The Raise Up Massachusetts initiative is for a constitutional amendment, not simply a law change, because of a provision in the Massachusetts Constitution. Article 44 states that taxes “shall be levied at a uniform rate throughout the commonwealth upon incomes derived from the same class of property.” The state Supreme Judicial Court has ruled that this uniformity clause applies to the income tax as well as other kinds of “property” taxed by the state.
Previous efforts to amend the Constitution to allow for a more progressive tax system have gone down in defeat, largely because many voters didn’t trust the Legislature to allocate the money where it was most needed and worried that it would apply higher rates to income earned by low- and middle-income taxpayers.
These two concerns are addressed in the amendment crafted by the Raise Up Massachusetts coalition this year. The proposed amendment states, “There shall be an additional tax of 4 percent on that portion of annual taxable income in excess of $1,000,000 (one million dollars) reported on any return related to those taxes.”
In addition, the threshold is indexed to inflation. The Constitution would continue to prohibit applying differential rates to income below the adjusted threshold.
The amendment also spells out where the money is to go: “To provide the resources for quality public education and affordable public colleges and universities, and for the repair and maintenance of roads, bridges and public transportation …” Thus, it is clear that education and transportation are the services that must benefit from the increased revenues.
To amend the Constitution, the supporters have to collect 64,750 certified signatures this fall. Because so many signatures are disqualified for one reason or another, the campaign is relying on volunteers to collect more than 100,000 signatures and turn them in to city and town clerks' offices at different checkpoints through the November deadline.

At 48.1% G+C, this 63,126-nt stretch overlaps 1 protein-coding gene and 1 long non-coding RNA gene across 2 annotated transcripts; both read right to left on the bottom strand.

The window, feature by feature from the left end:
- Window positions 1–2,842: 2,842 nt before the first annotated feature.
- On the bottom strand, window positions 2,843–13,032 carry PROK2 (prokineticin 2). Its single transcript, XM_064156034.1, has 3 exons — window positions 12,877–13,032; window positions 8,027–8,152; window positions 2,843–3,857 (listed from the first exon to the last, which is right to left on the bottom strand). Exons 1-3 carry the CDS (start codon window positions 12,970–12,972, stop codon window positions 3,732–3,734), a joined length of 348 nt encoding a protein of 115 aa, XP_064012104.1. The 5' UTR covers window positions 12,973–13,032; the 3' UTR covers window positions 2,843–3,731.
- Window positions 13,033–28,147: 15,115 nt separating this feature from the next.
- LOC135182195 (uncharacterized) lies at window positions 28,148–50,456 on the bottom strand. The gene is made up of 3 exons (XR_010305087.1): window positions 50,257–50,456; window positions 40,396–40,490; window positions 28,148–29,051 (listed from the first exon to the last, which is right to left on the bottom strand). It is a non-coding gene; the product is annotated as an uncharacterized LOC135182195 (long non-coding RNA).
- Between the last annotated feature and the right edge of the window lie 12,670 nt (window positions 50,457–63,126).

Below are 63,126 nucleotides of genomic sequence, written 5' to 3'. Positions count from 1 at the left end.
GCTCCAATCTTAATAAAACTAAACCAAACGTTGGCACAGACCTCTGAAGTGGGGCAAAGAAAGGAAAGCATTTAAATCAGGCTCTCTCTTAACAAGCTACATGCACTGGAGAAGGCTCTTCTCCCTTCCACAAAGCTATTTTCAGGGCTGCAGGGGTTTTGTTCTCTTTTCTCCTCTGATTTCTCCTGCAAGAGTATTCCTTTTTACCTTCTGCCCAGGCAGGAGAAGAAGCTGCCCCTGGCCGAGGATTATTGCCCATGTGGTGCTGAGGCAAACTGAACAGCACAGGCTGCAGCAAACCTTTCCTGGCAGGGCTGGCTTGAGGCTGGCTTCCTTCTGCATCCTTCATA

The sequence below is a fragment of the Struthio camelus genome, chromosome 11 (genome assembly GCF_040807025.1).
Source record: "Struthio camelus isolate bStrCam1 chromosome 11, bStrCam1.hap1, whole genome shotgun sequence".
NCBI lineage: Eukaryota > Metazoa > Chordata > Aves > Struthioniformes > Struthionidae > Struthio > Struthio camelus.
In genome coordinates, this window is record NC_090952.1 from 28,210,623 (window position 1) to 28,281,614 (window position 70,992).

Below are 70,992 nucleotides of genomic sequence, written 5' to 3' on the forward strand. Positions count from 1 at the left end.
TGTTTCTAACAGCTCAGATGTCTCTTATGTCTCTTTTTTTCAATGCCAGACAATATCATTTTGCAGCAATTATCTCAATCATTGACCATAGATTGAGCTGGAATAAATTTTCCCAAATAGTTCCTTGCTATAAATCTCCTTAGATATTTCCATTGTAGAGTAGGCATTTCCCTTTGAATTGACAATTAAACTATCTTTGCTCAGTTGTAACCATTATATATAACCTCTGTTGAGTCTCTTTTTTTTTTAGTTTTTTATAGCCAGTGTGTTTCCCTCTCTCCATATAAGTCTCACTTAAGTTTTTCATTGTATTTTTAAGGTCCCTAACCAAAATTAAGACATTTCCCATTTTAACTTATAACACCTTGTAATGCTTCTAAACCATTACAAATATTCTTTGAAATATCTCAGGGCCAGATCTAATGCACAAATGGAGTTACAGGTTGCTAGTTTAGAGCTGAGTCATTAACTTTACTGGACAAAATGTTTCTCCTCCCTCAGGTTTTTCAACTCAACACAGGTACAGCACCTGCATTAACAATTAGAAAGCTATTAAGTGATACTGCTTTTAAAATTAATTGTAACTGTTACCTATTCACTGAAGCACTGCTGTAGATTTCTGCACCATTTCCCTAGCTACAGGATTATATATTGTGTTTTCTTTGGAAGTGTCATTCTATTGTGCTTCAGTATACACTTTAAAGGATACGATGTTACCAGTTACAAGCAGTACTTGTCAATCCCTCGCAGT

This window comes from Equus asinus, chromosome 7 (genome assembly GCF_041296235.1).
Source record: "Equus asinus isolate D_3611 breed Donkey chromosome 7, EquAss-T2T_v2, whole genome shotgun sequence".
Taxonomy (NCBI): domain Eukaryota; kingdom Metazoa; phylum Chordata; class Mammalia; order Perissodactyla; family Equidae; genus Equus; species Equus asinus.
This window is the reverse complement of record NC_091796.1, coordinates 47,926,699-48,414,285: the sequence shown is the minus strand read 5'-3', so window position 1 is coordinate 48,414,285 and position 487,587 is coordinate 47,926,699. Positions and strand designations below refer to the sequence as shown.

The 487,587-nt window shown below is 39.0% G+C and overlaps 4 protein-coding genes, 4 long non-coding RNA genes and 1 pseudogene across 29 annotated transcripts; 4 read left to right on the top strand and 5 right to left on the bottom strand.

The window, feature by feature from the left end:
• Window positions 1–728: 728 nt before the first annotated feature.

Once certified, the petition forms must be picked up and delivered to the Secretary of the Commonwealth’s office by Dec. 2.
Assuming that effort is successful, the initiative must then be approved by one-quarter of the state’s 200 representatives and senators — at least 50 of them — during constitutional conventions held in two consecutive legislative sessions.
“It is a lot of work to amend the state Constitution,” Madeloni said. “It is work that can only be done through a people’s movement. It is a grassroots effort that must involve tens of thousands of MTA members.
“A grassroots campaign does more than just get us the signatures we need,” she continued. “It is also the best way to educate ourselves and others about the serious problems in our society caused by inadequate funding of our education system coupled with our country’s staggering — and growing — income inequality. This is an opportunity to deepen our coalitions, to build power and to show ourselves and our communities that we have a shared interest in and willingness to work for the greater good.”
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For more information on the campaign, visit www.massteacher.org/revenue and www.raiseupma.org.
Prepared for the Summer 2015 edition of MTA Today.